Advertisement
Opinion

Opinion: What it will take to better serve homeless children in Los Angeles schools

Schools can do more to help students experiencing homelessness, and they shouldn’t have to take funding away from instruction to do so.
Schools can do more to help students experiencing homelessness, and they shouldn’t have to divert funding from instruction to do so.
(Los Angeles Times)

Recently, I spent some time with two elementary school students, a brother and sister, who have been living with their family in temporary shelter. They were recently evicted after their mom lost her job and their dad was unable to find steady work. They don’t know where they’ll be living next week or next month.

I hear tragic stories like this every day — for instance, of the family of seven living in a 200-square-foot motel room not sure where the next meal will come from, while their children try to do homework and are afraid to leave the room because other dangers are around them. These students live with that trauma every day. They struggle to attend school regularly, not able to concentrate on schoolwork, and have a hard time making friends because they’re changing schools frequently.

Families like these are being helped by a new effort between the Los Angeles Unified School District and the City of Los Angeles to provide housing support to 500 students and their families experiencing homelessness. But it’s not enough.

The official count of students experiencing homelessness in our schools last June was more than 17,000. The real number is probably closer to 25,000 if one were to include families who are afraid to let anyone know because of the stigma their status might bring. Some of the students are in shelters, motels, cars or living with relatives, while others are living unsheltered on the street.

Advertisement

Los Angeles Unified serves about 700,000 students and their families in a diverse set of communities across 710 square miles. Of these families, about 80% live in poverty, one-third more than a generation ago. To put this in dollar terms, in some communities we serve, more than 20% of families have a total household income of less than $15,000 per year. Imagine trying to live on that in Los Angeles.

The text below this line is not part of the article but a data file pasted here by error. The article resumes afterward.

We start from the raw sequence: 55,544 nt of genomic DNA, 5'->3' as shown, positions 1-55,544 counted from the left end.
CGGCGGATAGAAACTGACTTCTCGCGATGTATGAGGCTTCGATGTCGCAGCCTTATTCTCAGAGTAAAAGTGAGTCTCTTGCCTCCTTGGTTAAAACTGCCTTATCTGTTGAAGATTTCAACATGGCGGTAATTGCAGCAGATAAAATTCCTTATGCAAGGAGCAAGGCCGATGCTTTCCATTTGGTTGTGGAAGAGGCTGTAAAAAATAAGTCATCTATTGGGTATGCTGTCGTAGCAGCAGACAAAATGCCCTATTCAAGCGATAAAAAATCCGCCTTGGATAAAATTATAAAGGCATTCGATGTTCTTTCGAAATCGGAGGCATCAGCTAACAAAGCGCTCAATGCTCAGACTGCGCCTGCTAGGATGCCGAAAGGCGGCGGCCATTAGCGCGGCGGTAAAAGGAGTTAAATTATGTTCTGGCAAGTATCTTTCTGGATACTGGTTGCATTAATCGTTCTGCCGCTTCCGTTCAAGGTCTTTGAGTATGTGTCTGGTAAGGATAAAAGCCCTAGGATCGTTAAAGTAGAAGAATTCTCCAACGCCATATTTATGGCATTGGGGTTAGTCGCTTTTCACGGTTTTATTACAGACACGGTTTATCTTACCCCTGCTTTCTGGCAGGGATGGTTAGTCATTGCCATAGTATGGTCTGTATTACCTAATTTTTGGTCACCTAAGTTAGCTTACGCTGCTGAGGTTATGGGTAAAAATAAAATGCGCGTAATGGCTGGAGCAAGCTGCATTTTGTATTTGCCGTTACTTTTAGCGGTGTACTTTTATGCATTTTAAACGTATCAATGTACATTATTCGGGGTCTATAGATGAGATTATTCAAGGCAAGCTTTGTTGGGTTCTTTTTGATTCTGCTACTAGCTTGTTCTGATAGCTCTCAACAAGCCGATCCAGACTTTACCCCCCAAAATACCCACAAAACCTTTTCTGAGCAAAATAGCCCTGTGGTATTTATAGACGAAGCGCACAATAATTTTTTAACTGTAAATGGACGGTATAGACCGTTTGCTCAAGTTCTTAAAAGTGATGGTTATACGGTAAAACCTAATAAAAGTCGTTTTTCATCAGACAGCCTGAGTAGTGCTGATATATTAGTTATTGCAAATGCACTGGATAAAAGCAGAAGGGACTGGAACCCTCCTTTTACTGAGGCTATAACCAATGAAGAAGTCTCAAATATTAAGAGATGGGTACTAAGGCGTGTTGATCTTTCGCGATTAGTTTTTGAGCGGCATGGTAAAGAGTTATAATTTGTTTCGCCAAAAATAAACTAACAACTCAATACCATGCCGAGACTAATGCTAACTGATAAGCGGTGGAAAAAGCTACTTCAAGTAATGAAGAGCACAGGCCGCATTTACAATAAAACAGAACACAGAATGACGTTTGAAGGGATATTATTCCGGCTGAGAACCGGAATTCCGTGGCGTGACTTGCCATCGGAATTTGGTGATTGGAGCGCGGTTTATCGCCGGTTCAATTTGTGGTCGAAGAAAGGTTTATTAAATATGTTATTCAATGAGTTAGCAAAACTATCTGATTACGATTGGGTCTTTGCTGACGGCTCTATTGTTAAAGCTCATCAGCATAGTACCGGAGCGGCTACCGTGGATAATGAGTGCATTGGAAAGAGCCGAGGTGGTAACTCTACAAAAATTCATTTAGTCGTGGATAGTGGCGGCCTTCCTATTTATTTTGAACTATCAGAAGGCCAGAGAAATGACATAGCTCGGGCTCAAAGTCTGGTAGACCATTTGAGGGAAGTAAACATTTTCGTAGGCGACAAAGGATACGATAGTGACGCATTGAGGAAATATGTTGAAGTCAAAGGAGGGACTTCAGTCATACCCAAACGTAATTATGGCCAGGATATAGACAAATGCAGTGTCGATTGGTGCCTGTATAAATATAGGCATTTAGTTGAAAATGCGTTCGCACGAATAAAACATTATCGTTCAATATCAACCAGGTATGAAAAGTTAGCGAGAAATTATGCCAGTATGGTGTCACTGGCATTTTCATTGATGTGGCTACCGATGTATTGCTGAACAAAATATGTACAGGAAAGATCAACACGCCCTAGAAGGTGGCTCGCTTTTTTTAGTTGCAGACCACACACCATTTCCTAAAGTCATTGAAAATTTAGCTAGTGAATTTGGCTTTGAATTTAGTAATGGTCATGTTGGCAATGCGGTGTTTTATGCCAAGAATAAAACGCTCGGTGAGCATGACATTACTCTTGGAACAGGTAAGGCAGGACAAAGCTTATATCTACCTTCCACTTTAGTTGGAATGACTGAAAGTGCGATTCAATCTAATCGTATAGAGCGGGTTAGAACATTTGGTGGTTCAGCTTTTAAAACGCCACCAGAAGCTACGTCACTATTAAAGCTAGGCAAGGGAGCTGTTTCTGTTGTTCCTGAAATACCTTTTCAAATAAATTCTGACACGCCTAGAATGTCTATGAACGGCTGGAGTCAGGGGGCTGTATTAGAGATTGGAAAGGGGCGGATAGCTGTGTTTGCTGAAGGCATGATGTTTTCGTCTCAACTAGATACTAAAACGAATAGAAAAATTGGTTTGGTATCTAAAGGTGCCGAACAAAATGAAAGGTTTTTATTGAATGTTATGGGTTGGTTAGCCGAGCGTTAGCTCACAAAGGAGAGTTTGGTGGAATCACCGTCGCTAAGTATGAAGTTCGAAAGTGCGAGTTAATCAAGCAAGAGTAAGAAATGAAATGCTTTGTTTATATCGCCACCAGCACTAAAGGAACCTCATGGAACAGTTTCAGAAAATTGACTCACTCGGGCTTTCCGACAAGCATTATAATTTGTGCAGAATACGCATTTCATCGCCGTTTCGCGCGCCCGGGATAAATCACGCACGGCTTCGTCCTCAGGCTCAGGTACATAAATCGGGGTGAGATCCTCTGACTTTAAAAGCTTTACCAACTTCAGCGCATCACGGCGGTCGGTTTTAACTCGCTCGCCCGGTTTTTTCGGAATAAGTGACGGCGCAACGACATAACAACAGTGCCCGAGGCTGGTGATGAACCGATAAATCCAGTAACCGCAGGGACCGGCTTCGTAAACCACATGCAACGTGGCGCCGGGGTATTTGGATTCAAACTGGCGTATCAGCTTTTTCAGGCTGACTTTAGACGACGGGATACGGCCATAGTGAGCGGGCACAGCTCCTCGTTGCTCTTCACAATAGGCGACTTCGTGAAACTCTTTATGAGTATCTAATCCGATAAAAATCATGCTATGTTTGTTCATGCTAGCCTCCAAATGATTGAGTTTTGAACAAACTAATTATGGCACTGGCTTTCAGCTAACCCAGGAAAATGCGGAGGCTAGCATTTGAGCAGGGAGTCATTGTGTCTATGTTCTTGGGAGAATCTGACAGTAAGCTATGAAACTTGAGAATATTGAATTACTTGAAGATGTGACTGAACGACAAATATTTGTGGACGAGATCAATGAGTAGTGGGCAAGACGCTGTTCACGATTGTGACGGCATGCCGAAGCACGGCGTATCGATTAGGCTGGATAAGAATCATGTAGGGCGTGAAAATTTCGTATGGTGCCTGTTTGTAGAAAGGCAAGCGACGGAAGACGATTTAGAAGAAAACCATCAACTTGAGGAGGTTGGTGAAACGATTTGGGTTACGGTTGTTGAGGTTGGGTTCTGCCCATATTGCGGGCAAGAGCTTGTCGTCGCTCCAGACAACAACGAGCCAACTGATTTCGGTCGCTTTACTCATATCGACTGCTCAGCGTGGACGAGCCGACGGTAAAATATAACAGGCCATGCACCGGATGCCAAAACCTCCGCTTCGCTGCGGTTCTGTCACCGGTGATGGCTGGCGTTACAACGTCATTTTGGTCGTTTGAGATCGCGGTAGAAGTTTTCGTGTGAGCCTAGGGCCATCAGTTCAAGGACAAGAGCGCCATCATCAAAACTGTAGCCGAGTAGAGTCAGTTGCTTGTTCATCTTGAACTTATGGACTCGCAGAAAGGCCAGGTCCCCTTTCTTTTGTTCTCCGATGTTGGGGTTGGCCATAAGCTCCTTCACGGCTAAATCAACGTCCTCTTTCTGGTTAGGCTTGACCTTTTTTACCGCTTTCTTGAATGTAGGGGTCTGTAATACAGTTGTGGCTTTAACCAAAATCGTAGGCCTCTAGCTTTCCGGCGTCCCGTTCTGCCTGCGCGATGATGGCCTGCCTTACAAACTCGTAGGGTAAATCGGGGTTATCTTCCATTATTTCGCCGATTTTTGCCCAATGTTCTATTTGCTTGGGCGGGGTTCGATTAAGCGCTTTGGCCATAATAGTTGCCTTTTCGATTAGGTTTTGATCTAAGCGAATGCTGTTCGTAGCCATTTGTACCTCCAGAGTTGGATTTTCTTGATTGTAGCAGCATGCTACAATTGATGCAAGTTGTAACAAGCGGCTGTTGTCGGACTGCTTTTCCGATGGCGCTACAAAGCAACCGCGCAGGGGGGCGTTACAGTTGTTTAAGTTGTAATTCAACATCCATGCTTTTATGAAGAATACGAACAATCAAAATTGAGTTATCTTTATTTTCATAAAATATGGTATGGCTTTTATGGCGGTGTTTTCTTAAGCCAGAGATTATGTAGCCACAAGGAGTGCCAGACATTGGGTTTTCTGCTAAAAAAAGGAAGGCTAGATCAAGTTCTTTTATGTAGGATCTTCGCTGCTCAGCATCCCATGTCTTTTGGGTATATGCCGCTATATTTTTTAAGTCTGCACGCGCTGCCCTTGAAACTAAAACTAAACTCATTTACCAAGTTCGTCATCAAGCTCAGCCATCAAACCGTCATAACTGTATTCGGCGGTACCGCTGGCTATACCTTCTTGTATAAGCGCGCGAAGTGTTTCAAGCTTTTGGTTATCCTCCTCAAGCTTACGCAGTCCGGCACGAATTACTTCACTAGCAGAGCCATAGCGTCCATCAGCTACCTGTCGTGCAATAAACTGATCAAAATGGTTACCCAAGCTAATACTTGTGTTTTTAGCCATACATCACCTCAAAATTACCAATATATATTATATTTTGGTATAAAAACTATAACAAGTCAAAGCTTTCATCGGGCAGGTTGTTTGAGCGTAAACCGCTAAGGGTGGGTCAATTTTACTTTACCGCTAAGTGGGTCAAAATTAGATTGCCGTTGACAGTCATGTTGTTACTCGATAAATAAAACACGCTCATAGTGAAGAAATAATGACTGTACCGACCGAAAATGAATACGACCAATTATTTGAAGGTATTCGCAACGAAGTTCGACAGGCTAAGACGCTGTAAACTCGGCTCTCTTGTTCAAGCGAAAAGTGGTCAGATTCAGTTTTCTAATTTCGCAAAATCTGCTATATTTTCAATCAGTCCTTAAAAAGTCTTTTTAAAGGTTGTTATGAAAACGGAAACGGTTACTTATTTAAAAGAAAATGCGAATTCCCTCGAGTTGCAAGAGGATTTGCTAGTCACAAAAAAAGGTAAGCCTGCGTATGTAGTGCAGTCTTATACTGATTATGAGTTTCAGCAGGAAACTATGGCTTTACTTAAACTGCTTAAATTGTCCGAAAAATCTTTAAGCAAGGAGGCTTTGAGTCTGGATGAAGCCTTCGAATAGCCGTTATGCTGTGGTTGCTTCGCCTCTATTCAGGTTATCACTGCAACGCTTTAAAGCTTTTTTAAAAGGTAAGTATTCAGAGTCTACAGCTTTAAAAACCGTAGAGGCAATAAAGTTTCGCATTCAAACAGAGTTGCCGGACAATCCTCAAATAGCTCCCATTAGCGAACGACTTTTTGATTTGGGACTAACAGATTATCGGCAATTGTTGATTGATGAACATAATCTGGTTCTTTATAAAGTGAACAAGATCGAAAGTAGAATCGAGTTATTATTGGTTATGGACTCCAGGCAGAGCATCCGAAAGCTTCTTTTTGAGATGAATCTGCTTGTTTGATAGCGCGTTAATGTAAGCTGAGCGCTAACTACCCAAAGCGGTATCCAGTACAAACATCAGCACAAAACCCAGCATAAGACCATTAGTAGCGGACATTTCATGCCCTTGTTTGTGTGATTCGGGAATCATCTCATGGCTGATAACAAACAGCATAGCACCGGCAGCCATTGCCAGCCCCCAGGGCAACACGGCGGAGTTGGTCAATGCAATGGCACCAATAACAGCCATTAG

In addition to housing support, we’re trying to help serve the basic needs of our students. Over the course of a year, we’ll provide mental health counseling to about 30,000 students and medical services to more than 15,000, and we’ll serve more than 115 million free meals to students living in poverty.

But the situation of the young students I met recently is a vivid reminder we need to do more. Schools can be part of the solution if we start doing things differently.

We can better share information among agencies which are serving the same students and families. Schools have a relationship of trust with students and their families experiencing homelessness and have information about their needs. The city and county of Los Angeles can use this information to provide services. We share information with the city and county to serve foster students and need to do the same for students experiencing homelessness.

Advertisement

All the various providers of services should also coordinate their work. Families who need help don’t care which agency it’s coming from. Better collaboration would help scarce dollars go further. Our schools are the centers of the communities they serve, and there is no better place to offer services to students and their families.

Schools need more resources. The state of California provides supplemental funding to schools to help English learners, youth in foster care and those living in poverty, but nothing to help students experiencing homelessness. Schools can do more to help these students, but shouldn’t be expected to take funding away from classroom instruction to do so.

The federal government has to be part of the solution. The Trump administration is proposing to reduce the number of students who are eligible to receive assistance in our schools. As crazy as it sounds, the federal government wants to send less money to schools to help feed children living in poverty. That will only make the situation worse.

The promise of a great education is something we owe to every child. It’s a civil right and the best path out of poverty. That same child needs a safe and stable place to live, regular and healthy meals and access to healthcare to provide a foundation for their education.

As we enter the holiday season and our thoughts turn to helping those most in need, we have to redouble our efforts. Our students and their families are counting on us.

Austin Beutner is the superintendent of the Los Angeles Unified School District.


Newsletter
A cure for the common opinion

Get thought-provoking perspectives with our weekly newsletter.

You may occasionally receive promotional content from the Los Angeles Times.
Advertisement